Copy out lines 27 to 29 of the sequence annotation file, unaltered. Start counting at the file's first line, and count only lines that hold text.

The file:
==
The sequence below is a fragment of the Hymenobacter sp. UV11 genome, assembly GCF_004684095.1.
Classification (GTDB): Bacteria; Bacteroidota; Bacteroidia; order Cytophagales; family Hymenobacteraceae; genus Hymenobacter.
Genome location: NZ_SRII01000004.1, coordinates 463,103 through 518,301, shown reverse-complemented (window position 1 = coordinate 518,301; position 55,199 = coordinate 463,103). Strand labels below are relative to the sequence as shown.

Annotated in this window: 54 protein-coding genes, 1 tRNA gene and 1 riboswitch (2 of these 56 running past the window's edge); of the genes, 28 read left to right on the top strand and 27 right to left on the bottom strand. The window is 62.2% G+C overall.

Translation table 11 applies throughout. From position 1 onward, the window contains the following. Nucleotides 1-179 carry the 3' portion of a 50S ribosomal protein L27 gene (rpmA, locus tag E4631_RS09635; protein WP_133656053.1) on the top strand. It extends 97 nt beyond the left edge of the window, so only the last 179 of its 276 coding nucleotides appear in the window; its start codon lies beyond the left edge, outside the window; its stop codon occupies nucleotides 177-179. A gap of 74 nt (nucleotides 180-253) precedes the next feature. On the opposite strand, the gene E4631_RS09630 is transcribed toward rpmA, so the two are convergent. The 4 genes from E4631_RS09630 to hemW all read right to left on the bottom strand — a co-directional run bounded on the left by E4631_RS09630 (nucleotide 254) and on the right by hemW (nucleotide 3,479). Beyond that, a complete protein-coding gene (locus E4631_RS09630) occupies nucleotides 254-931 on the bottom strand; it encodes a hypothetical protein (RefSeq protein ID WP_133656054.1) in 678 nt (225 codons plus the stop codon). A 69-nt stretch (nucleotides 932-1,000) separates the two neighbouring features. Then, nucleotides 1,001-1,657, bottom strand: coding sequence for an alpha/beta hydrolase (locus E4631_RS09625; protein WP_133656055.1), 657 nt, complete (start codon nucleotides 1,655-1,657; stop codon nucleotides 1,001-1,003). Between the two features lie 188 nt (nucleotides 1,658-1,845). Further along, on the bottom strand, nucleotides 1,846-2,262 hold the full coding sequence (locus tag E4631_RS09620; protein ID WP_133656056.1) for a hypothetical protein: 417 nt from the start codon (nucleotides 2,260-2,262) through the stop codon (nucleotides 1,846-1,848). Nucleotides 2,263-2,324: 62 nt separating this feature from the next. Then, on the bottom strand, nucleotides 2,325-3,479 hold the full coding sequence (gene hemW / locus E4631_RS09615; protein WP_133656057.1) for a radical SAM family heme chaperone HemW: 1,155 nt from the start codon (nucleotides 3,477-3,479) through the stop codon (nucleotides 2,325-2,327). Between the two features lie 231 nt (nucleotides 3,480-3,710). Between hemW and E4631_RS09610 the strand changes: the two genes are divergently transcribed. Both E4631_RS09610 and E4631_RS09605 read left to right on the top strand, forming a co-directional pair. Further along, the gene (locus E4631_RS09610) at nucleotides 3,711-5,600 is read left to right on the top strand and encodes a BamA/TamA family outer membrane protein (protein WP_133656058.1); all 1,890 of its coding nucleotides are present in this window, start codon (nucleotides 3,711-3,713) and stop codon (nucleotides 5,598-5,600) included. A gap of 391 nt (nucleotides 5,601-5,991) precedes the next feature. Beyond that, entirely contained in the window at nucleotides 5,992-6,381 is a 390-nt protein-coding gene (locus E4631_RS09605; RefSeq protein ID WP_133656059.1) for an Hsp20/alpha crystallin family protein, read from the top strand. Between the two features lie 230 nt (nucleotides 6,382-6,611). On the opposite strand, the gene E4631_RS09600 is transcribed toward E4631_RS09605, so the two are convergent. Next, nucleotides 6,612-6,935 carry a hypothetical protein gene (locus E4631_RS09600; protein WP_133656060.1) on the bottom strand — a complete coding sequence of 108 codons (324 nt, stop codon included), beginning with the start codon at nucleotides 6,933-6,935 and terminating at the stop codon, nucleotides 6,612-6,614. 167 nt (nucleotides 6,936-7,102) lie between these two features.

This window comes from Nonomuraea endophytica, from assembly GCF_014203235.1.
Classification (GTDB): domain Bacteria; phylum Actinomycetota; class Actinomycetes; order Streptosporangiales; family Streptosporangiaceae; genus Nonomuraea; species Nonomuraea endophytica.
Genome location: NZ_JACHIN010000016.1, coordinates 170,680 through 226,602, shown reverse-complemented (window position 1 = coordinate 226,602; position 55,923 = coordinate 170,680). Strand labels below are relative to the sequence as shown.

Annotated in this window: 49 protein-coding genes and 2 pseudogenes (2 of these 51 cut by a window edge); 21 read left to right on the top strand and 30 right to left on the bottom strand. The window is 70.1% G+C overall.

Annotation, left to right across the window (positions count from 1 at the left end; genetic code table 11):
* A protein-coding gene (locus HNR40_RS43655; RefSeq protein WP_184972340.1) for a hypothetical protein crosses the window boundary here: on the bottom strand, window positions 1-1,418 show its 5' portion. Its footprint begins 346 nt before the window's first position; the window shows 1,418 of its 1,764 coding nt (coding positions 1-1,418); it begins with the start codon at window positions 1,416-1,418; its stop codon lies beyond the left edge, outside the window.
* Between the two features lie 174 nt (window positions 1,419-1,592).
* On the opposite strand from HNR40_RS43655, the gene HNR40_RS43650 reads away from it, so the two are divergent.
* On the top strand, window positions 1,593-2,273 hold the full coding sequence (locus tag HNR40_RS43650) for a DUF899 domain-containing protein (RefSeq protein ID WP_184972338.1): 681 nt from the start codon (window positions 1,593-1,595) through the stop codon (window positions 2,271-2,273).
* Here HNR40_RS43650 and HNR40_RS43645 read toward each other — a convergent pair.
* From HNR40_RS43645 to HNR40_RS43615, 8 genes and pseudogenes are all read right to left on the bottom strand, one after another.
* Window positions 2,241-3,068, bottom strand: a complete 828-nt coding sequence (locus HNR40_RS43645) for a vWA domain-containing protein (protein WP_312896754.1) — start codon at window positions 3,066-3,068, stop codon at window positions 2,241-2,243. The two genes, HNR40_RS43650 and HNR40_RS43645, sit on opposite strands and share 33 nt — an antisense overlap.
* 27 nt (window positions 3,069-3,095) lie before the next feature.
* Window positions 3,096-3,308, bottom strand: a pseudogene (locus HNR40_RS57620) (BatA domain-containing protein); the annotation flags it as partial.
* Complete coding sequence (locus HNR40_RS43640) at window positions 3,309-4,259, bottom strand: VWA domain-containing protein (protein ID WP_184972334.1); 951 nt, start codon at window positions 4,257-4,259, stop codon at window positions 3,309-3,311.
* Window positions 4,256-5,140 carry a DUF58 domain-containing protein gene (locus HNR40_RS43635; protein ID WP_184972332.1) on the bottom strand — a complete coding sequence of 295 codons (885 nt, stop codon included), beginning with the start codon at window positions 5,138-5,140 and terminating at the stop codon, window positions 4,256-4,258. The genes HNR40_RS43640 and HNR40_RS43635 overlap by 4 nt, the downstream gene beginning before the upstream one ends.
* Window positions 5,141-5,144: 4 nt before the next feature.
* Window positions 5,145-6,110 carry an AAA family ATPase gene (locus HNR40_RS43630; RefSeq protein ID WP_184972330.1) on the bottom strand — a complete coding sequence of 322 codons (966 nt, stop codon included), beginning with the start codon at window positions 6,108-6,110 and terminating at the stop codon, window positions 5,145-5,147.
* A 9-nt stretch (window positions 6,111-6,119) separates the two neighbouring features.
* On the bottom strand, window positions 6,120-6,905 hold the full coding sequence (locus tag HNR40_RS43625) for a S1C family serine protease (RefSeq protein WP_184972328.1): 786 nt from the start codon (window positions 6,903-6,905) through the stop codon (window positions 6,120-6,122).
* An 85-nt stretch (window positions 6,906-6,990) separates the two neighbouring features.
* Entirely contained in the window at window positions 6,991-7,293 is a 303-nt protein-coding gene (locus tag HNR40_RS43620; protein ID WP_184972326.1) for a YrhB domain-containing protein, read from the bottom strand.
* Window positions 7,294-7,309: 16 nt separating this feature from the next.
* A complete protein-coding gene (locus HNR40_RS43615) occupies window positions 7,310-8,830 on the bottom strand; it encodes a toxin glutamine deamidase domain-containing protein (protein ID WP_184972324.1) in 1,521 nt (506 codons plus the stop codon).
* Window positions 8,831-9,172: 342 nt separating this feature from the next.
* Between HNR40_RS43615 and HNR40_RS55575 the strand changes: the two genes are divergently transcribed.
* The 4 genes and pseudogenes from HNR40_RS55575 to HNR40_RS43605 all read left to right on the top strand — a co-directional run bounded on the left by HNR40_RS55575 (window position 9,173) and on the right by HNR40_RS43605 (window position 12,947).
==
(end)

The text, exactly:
* Entirely contained in the window at window positions 6,991-7,293 is a 303-nt protein-coding gene (locus tag HNR40_RS43620; protein ID WP_184972326.1) for a YrhB domain-containing protein, read from the bottom strand.
* Window positions 7,294-7,309: 16 nt separating this feature from the next.
* A complete protein-coding gene (locus HNR40_RS43615) occupies window positions 7,310-8,830 on the bottom strand; it encodes a toxin glutamine deamidase domain-containing protein (protein ID WP_184972324.1) in 1,521 nt (506 codons plus the stop codon).